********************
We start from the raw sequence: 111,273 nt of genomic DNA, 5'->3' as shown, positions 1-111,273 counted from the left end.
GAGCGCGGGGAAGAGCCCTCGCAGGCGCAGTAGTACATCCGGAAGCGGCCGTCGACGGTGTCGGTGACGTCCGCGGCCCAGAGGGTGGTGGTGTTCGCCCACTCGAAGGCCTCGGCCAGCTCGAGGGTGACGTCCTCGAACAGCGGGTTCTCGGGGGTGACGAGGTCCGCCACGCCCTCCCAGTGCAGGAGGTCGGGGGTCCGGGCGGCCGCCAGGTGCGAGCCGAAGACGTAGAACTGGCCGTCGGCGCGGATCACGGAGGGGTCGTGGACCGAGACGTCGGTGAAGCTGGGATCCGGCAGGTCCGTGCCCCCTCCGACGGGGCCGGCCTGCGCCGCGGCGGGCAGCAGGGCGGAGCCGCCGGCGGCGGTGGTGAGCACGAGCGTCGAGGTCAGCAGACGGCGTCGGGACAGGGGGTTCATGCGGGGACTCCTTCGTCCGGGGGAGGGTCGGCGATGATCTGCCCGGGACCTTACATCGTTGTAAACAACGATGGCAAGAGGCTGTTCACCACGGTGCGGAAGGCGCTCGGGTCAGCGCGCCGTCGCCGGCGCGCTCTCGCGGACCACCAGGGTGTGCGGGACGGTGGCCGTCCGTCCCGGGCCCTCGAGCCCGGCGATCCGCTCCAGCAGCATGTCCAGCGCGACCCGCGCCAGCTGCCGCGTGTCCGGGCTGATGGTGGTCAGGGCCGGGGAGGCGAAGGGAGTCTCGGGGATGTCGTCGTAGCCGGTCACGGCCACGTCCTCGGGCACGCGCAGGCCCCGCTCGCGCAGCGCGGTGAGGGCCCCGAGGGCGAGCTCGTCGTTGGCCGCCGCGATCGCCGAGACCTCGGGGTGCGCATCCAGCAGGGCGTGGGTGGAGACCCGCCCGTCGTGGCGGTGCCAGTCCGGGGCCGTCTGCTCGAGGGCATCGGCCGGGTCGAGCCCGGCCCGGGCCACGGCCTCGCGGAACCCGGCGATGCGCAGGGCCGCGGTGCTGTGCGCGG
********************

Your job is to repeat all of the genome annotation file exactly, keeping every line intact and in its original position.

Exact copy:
We start from the raw sequence: 111,273 nt of genomic DNA, 5'->3' as shown, positions 1-111,273 counted from the left end.
GAGCGCGGGGAAGAGCCCTCGCAGGCGCAGTAGTACATCCGGAAGCGGCCGTCGACGGTGTCGGTGACGTCCGCGGCCCAGAGGGTGGTGGTGTTCGCCCACTCGAAGGCCTCGGCCAGCTCGAGGGTGACGTCCTCGAACAGCGGGTTCTCGGGGGTGACGAGGTCCGCCACGCCCTCCCAGTGCAGGAGGTCGGGGGTCCGGGCGGCCGCCAGGTGCGAGCCGAAGACGTAGAACTGGCCGTCGGCGCGGATCACGGAGGGGTCGTGGACCGAGACGTCGGTGAAGCTGGGATCCGGCAGGTCCGTGCCCCCTCCGACGGGGCCGGCCTGCGCCGCGGCGGGCAGCAGGGCGGAGCCGCCGGCGGCGGTGGTGAGCACGAGCGTCGAGGTCAGCAGACGGCGTCGGGACAGGGGGTTCATGCGGGGACTCCTTCGTCCGGGGGAGGGTCGGCGATGATCTGCCCGGGACCTTACATCGTTGTAAACAACGATGGCAAGAGGCTGTTCACCACGGTGCGGAAGGCGCTCGGGTCAGCGCGCCGTCGCCGGCGCGCTCTCGCGGACCACCAGGGTGTGCGGGACGGTGGCCGTCCGTCCCGGGCCCTCGAGCCCGGCGATCCGCTCCAGCAGCATGTCCAGCGCGACCCGCGCCAGCTGCCGCGTGTCCGGGCTGATGGTGGTCAGGGCCGGGGAGGCGAAGGGAGTCTCGGGGATGTCGTCGTAGCCGGTCACGGCCACGTCCTCGGGCACGCGCAGGCCCCGCTCGCGCAGCGCGGTGAGGGCCCCGAGGGCGAGCTCGTCGTTGGCCGCCGCGATCGCCGAGACCTCGGGGTGCGCATCCAGCAGGGCGTGGGTGGAGACCCGCCCGTCGTGGCGGTGCCAGTCCGGGGCCGTCTGCTCGAGGGCATCGGCCGGGTCGAGCCCGGCCCGGGCCACGGCCTCGCGGAACCCGGCGATGCGCAGGGCCGCGGTGCTGTGCGCGG